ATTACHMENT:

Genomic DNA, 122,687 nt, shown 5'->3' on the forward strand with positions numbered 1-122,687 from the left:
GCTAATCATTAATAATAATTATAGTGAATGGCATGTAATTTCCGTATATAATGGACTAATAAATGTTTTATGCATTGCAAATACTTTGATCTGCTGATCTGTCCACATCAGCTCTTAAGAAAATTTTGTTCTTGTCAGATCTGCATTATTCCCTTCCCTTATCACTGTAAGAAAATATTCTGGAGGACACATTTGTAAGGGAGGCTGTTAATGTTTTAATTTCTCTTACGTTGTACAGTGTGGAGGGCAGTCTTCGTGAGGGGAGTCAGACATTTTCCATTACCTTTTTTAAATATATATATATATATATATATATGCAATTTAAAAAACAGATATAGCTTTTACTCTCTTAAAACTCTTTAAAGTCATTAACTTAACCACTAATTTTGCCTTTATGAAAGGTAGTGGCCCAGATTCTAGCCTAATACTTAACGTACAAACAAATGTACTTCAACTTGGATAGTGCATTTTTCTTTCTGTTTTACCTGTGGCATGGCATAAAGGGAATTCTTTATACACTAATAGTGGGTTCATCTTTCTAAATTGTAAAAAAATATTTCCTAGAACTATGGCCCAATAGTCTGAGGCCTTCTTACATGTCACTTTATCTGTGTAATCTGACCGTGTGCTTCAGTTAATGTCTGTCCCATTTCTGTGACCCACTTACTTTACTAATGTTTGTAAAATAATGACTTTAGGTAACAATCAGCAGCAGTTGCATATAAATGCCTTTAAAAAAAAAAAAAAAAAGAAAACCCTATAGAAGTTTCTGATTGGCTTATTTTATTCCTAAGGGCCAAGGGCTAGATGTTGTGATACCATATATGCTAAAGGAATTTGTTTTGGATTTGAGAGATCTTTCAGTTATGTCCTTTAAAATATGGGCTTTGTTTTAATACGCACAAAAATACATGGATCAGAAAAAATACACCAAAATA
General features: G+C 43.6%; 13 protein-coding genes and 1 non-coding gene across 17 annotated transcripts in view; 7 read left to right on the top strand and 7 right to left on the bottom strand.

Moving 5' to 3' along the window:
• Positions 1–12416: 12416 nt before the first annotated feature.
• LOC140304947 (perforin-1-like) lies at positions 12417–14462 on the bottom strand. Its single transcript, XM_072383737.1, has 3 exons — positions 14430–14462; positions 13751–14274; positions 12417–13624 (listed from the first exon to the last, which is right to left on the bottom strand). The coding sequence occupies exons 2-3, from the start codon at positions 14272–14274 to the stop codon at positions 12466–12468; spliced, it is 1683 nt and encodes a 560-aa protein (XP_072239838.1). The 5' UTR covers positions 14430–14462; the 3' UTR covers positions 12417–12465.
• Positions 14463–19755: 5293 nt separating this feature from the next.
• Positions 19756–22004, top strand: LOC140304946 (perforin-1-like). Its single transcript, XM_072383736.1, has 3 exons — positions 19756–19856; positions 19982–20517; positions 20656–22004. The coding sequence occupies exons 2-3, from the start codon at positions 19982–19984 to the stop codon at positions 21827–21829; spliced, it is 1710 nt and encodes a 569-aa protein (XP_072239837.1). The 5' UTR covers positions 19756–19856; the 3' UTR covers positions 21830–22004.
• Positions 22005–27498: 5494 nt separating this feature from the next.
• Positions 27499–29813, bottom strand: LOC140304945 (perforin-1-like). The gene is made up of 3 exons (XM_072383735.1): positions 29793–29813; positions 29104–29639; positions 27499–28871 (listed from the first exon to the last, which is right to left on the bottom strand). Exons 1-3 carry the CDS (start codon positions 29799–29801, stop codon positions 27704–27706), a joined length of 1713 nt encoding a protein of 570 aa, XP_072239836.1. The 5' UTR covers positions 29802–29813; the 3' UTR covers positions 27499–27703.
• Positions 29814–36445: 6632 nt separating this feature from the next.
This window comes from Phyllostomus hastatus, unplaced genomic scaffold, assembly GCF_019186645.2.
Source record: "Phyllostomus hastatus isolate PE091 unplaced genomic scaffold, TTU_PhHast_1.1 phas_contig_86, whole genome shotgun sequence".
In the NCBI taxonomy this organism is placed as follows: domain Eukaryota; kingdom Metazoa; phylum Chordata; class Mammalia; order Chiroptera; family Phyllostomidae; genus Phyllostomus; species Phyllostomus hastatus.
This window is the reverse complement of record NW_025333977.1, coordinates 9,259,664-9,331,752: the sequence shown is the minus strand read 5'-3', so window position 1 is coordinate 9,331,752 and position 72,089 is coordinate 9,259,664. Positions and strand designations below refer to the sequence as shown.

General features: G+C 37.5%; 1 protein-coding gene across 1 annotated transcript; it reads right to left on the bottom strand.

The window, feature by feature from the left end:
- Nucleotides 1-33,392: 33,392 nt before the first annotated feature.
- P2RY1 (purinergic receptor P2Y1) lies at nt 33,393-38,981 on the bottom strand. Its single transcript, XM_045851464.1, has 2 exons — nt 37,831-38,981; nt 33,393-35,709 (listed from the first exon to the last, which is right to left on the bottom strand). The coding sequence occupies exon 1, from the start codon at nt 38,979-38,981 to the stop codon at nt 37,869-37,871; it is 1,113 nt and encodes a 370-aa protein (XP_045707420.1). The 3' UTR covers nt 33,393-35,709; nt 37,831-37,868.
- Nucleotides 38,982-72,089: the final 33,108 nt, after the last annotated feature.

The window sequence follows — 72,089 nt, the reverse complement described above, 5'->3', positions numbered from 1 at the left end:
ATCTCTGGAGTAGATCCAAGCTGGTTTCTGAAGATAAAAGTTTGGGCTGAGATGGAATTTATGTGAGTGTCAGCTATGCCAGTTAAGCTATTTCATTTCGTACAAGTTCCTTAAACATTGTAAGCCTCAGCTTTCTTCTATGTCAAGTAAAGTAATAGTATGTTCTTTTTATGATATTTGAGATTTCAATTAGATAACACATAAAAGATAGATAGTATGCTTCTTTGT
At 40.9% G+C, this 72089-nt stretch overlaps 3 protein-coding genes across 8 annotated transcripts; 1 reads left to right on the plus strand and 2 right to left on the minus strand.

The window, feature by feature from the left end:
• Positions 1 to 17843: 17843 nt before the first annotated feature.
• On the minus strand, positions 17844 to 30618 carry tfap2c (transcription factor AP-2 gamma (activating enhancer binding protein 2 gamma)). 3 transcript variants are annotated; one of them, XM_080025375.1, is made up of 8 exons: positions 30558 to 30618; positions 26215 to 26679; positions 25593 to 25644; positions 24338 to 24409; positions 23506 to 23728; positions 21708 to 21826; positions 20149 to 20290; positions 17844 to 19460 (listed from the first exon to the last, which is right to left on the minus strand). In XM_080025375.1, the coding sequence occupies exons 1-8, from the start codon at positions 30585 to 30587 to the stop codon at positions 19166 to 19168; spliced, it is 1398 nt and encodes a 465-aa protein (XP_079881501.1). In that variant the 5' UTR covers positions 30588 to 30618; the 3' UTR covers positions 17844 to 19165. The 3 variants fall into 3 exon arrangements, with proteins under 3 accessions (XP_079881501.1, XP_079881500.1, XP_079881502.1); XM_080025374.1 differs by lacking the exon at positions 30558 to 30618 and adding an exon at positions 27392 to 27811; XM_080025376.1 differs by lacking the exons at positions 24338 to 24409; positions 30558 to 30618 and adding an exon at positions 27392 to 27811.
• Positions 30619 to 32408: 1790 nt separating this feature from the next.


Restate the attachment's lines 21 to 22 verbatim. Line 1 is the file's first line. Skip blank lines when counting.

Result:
The window sequence follows — 72,089 nt, the reverse complement described above, 5'->3', positions numbered from 1 at the left end:
ATCTCTGGAGTAGATCCAAGCTGGTTTCTGAAGATAAAAGTTTGGGCTGAGATGGAATTTATGTGAGTGTCAGCTATGCCAGTTAAGCTATTTCATTTCGTACAAGTTCCTTAAACATTGTAAGCCTCAGCTTTCTTCTATGTCAAGTAAAGTAATAGTATGTTCTTTTTATGATATTTGAGATTTCAATTAGATAACACATAAAAGATAGATAGTATGCTTCTTTGT